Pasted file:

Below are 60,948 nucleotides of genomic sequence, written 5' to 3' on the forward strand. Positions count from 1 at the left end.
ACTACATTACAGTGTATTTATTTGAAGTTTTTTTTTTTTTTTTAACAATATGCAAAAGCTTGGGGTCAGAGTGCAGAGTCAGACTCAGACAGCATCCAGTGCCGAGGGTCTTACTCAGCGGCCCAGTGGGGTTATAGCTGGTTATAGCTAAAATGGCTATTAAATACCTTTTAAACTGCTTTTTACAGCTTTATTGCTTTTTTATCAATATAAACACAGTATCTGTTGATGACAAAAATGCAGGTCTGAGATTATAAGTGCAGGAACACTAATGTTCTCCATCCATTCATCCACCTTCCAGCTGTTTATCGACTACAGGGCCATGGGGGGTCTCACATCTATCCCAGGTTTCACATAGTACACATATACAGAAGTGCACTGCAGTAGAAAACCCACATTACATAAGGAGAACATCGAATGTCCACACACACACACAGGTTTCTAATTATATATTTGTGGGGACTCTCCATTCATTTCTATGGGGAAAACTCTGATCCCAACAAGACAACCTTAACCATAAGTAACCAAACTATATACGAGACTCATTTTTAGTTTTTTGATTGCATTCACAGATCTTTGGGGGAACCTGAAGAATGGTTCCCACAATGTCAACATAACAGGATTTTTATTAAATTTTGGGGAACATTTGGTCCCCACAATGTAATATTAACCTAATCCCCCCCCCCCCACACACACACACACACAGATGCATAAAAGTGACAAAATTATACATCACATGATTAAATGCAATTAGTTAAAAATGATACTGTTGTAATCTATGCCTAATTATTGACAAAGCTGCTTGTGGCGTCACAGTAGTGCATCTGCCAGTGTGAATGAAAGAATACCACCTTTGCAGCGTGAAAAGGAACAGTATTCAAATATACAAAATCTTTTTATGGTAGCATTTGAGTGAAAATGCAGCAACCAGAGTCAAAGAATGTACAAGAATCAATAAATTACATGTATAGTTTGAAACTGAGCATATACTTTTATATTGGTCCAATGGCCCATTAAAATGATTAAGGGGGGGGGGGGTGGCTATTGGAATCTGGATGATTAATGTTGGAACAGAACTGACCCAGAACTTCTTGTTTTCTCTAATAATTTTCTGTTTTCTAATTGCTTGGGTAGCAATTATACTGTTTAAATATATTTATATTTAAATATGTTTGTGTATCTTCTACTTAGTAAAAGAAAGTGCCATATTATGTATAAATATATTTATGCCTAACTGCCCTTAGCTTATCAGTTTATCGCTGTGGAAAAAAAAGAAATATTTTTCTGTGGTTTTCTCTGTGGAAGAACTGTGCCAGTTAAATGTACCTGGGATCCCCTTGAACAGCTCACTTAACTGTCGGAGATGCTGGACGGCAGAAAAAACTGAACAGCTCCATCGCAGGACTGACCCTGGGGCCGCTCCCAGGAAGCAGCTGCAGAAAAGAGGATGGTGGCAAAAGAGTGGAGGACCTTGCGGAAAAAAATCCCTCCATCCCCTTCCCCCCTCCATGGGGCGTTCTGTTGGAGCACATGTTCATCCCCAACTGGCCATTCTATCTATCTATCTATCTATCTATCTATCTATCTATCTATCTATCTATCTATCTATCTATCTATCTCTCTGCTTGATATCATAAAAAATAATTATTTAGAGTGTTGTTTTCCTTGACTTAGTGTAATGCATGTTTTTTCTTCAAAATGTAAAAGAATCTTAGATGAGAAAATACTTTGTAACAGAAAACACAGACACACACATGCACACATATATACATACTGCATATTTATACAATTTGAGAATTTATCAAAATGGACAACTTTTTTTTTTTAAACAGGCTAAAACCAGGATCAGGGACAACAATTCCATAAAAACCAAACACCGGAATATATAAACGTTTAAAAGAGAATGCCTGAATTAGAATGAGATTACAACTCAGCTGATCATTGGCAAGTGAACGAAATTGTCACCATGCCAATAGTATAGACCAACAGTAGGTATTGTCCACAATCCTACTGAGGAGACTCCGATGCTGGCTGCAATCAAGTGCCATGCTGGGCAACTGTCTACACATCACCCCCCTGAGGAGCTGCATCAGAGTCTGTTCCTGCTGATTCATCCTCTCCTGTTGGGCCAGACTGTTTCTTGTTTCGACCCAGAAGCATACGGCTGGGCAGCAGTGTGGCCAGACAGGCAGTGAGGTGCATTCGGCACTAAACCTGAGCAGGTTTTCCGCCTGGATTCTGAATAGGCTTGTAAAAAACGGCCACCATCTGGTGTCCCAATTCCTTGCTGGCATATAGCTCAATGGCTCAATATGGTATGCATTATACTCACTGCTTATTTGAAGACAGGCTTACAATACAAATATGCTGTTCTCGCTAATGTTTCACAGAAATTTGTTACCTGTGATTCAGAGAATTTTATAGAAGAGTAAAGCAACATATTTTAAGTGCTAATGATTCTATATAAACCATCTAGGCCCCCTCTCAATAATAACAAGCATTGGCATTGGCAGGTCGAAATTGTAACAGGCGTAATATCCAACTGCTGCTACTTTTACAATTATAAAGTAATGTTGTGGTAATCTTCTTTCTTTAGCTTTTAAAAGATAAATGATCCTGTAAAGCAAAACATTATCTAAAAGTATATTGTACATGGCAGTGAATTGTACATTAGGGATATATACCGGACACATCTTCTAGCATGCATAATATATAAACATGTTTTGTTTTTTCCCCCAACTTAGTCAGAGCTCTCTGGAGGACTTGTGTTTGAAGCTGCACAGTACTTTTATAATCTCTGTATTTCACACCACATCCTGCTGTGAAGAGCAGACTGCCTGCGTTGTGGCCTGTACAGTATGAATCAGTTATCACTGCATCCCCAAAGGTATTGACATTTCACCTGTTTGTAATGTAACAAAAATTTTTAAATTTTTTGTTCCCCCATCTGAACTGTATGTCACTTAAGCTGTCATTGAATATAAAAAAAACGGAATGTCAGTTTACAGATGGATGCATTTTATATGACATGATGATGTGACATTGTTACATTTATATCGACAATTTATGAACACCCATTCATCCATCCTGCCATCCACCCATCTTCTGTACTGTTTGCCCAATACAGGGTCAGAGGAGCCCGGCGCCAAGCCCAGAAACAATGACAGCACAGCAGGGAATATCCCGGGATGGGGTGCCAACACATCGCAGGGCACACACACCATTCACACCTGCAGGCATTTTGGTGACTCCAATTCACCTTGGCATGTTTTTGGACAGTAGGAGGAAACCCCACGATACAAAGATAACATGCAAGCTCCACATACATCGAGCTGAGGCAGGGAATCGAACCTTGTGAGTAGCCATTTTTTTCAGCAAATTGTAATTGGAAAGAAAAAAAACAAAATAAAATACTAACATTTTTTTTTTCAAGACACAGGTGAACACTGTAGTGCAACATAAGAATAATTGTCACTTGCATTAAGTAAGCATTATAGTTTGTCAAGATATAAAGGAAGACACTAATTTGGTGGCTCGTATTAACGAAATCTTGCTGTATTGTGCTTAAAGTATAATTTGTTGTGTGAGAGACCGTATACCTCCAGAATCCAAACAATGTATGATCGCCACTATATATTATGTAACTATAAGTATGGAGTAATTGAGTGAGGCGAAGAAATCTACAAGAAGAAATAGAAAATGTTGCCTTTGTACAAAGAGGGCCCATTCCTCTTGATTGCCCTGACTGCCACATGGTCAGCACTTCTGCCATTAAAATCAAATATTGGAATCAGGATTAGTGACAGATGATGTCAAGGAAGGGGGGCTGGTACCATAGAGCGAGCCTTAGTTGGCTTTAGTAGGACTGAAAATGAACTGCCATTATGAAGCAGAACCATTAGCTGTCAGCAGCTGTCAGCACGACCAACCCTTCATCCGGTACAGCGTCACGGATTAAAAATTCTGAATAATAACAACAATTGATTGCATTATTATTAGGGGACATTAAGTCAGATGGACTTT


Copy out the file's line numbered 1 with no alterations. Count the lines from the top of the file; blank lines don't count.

Below are 60,948 nucleotides of genomic sequence, written 5' to 3' on the forward strand. Positions count from 1 at the left end.